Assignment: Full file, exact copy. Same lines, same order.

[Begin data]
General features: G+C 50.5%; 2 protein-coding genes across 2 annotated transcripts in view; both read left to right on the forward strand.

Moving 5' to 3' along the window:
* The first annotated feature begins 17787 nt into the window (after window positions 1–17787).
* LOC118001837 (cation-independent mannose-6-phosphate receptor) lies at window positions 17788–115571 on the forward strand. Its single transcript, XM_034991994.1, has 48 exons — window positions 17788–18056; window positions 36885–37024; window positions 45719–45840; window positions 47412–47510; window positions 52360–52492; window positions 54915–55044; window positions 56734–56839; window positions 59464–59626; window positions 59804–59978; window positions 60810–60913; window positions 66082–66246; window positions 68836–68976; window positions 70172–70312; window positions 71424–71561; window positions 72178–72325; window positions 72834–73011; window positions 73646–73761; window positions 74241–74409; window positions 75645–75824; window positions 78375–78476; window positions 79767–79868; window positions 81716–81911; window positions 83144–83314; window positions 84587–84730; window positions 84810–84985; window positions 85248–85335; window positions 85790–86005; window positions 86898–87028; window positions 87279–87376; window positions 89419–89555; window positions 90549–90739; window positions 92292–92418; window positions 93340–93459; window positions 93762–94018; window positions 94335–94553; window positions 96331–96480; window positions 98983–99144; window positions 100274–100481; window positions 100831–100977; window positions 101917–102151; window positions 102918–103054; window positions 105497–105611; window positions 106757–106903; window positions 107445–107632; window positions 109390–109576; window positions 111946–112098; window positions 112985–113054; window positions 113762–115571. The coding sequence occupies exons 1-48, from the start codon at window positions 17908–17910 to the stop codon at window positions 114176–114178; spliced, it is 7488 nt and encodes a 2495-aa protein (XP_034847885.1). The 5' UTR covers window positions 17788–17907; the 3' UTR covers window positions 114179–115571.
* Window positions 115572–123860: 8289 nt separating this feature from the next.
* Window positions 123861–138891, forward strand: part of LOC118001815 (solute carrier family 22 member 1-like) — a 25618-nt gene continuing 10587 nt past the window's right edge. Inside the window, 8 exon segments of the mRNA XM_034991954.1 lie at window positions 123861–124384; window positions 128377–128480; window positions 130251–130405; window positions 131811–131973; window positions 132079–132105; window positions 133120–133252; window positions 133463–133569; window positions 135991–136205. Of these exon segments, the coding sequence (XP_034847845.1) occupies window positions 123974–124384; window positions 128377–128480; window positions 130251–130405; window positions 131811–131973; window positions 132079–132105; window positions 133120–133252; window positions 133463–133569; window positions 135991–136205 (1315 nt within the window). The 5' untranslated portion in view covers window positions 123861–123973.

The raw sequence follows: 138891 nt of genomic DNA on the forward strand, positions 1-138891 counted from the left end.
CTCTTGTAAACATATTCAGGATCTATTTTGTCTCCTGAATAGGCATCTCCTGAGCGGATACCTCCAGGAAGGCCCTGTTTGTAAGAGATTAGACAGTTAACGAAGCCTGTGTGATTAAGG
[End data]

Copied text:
General features: G+C 50.5%; 2 protein-coding genes across 2 annotated transcripts in view; both read left to right on the forward strand.

Moving 5' to 3' along the window:
* The first annotated feature begins 17787 nt into the window (after window positions 1–17787).
* LOC118001837 (cation-independent mannose-6-phosphate receptor) lies at window positions 17788–115571 on the forward strand. Its single transcript, XM_034991994.1, has 48 exons — window positions 17788–18056; window positions 36885–37024; window positions 45719–45840; window positions 47412–47510; window positions 52360–52492; window positions 54915–55044; window positions 56734–56839; window positions 59464–59626; window positions 59804–59978; window positions 60810–60913; window positions 66082–66246; window positions 68836–68976; window positions 70172–70312; window positions 71424–71561; window positions 72178–72325; window positions 72834–73011; window positions 73646–73761; window positions 74241–74409; window positions 75645–75824; window positions 78375–78476; window positions 79767–79868; window positions 81716–81911; window positions 83144–83314; window positions 84587–84730; window positions 84810–84985; window positions 85248–85335; window positions 85790–86005; window positions 86898–87028; window positions 87279–87376; window positions 89419–89555; window positions 90549–90739; window positions 92292–92418; window positions 93340–93459; window positions 93762–94018; window positions 94335–94553; window positions 96331–96480; window positions 98983–99144; window positions 100274–100481; window positions 100831–100977; window positions 101917–102151; window positions 102918–103054; window positions 105497–105611; window positions 106757–106903; window positions 107445–107632; window positions 109390–109576; window positions 111946–112098; window positions 112985–113054; window positions 113762–115571. The coding sequence occupies exons 1-48, from the start codon at window positions 17908–17910 to the stop codon at window positions 114176–114178; spliced, it is 7488 nt and encodes a 2495-aa protein (XP_034847885.1). The 5' UTR covers window positions 17788–17907; the 3' UTR covers window positions 114179–115571.
* Window positions 115572–123860: 8289 nt separating this feature from the next.
* Window positions 123861–138891, forward strand: part of LOC118001815 (solute carrier family 22 member 1-like) — a 25618-nt gene continuing 10587 nt past the window's right edge. Inside the window, 8 exon segments of the mRNA XM_034991954.1 lie at window positions 123861–124384; window positions 128377–128480; window positions 130251–130405; window positions 131811–131973; window positions 132079–132105; window positions 133120–133252; window positions 133463–133569; window positions 135991–136205. Of these exon segments, the coding sequence (XP_034847845.1) occupies window positions 123974–124384; window positions 128377–128480; window positions 130251–130405; window positions 131811–131973; window positions 132079–132105; window positions 133120–133252; window positions 133463–133569; window positions 135991–136205 (1315 nt within the window). The 5' untranslated portion in view covers window positions 123861–123973.

The raw sequence follows: 138891 nt of genomic DNA on the forward strand, positions 1-138891 counted from the left end.
CTCTTGTAAACATATTCAGGATCTATTTTGTCTCCTGAATAGGCATCTCCTGAGCGGATACCTCCAGGAAGGCCCTGTTTGTAAGAGATTAGACAGTTAACGAAGCCTGTGTGATTAAGG